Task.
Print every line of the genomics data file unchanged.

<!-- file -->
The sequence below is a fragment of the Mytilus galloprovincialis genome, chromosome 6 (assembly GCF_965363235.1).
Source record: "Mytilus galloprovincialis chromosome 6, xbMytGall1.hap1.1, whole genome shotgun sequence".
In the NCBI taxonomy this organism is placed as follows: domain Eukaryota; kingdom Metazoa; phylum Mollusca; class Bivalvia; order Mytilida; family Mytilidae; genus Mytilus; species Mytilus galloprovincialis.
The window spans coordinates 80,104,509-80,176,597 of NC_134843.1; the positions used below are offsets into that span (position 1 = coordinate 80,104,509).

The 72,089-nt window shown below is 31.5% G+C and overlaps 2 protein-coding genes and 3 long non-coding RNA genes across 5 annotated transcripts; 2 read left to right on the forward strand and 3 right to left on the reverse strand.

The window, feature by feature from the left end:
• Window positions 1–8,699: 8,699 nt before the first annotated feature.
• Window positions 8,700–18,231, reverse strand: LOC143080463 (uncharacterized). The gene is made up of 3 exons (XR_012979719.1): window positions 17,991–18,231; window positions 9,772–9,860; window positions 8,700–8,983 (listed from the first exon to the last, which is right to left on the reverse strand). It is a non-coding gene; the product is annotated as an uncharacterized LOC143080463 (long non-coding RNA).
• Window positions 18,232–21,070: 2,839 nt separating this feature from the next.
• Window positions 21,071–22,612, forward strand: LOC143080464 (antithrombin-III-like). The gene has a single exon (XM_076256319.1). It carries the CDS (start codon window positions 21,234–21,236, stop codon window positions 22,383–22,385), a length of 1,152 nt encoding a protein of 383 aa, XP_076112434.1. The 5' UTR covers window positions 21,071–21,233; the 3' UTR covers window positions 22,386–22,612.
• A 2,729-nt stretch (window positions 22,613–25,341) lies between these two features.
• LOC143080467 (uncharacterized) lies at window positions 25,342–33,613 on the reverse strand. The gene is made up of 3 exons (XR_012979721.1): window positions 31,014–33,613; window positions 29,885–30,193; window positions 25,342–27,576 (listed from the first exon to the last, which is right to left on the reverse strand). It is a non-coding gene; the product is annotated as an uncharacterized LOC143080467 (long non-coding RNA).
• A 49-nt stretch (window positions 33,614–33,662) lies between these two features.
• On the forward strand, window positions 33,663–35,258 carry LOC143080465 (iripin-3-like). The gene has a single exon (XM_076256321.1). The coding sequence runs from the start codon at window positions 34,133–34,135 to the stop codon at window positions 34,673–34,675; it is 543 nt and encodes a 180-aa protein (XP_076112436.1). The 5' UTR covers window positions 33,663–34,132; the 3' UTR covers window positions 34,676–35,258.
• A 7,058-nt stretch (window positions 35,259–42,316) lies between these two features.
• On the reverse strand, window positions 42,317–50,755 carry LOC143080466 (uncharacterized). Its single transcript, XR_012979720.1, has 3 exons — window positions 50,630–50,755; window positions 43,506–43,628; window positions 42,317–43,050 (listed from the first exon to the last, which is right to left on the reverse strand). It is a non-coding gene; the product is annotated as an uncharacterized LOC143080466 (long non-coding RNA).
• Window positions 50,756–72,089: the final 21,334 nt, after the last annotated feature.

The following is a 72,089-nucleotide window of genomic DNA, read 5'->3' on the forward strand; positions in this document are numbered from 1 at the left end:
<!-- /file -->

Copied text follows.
The sequence below is a fragment of the Mytilus galloprovincialis genome, chromosome 6 (assembly GCF_965363235.1).
Source record: "Mytilus galloprovincialis chromosome 6, xbMytGall1.hap1.1, whole genome shotgun sequence".
In the NCBI taxonomy this organism is placed as follows: domain Eukaryota; kingdom Metazoa; phylum Mollusca; class Bivalvia; order Mytilida; family Mytilidae; genus Mytilus; species Mytilus galloprovincialis.
The window spans coordinates 80,104,509-80,176,597 of NC_134843.1; the positions used below are offsets into that span (position 1 = coordinate 80,104,509).

The 72,089-nt window shown below is 31.5% G+C and overlaps 2 protein-coding genes and 3 long non-coding RNA genes across 5 annotated transcripts; 2 read left to right on the forward strand and 3 right to left on the reverse strand.

The window, feature by feature from the left end:
• Window positions 1–8,699: 8,699 nt before the first annotated feature.
• Window positions 8,700–18,231, reverse strand: LOC143080463 (uncharacterized). The gene is made up of 3 exons (XR_012979719.1): window positions 17,991–18,231; window positions 9,772–9,860; window positions 8,700–8,983 (listed from the first exon to the last, which is right to left on the reverse strand). It is a non-coding gene; the product is annotated as an uncharacterized LOC143080463 (long non-coding RNA).
• Window positions 18,232–21,070: 2,839 nt separating this feature from the next.
• Window positions 21,071–22,612, forward strand: LOC143080464 (antithrombin-III-like). The gene has a single exon (XM_076256319.1). It carries the CDS (start codon window positions 21,234–21,236, stop codon window positions 22,383–22,385), a length of 1,152 nt encoding a protein of 383 aa, XP_076112434.1. The 5' UTR covers window positions 21,071–21,233; the 3' UTR covers window positions 22,386–22,612.
• A 2,729-nt stretch (window positions 22,613–25,341) lies between these two features.
• LOC143080467 (uncharacterized) lies at window positions 25,342–33,613 on the reverse strand. The gene is made up of 3 exons (XR_012979721.1): window positions 31,014–33,613; window positions 29,885–30,193; window positions 25,342–27,576 (listed from the first exon to the last, which is right to left on the reverse strand). It is a non-coding gene; the product is annotated as an uncharacterized LOC143080467 (long non-coding RNA).
• A 49-nt stretch (window positions 33,614–33,662) lies between these two features.
• On the forward strand, window positions 33,663–35,258 carry LOC143080465 (iripin-3-like). The gene has a single exon (XM_076256321.1). The coding sequence runs from the start codon at window positions 34,133–34,135 to the stop codon at window positions 34,673–34,675; it is 543 nt and encodes a 180-aa protein (XP_076112436.1). The 5' UTR covers window positions 33,663–34,132; the 3' UTR covers window positions 34,676–35,258.
• A 7,058-nt stretch (window positions 35,259–42,316) lies between these two features.
• On the reverse strand, window positions 42,317–50,755 carry LOC143080466 (uncharacterized). Its single transcript, XR_012979720.1, has 3 exons — window positions 50,630–50,755; window positions 43,506–43,628; window positions 42,317–43,050 (listed from the first exon to the last, which is right to left on the reverse strand). It is a non-coding gene; the product is annotated as an uncharacterized LOC143080466 (long non-coding RNA).
• Window positions 50,756–72,089: the final 21,334 nt, after the last annotated feature.

The following is a 72,089-nucleotide window of genomic DNA, read 5'->3' on the forward strand; positions in this document are numbered from 1 at the left end: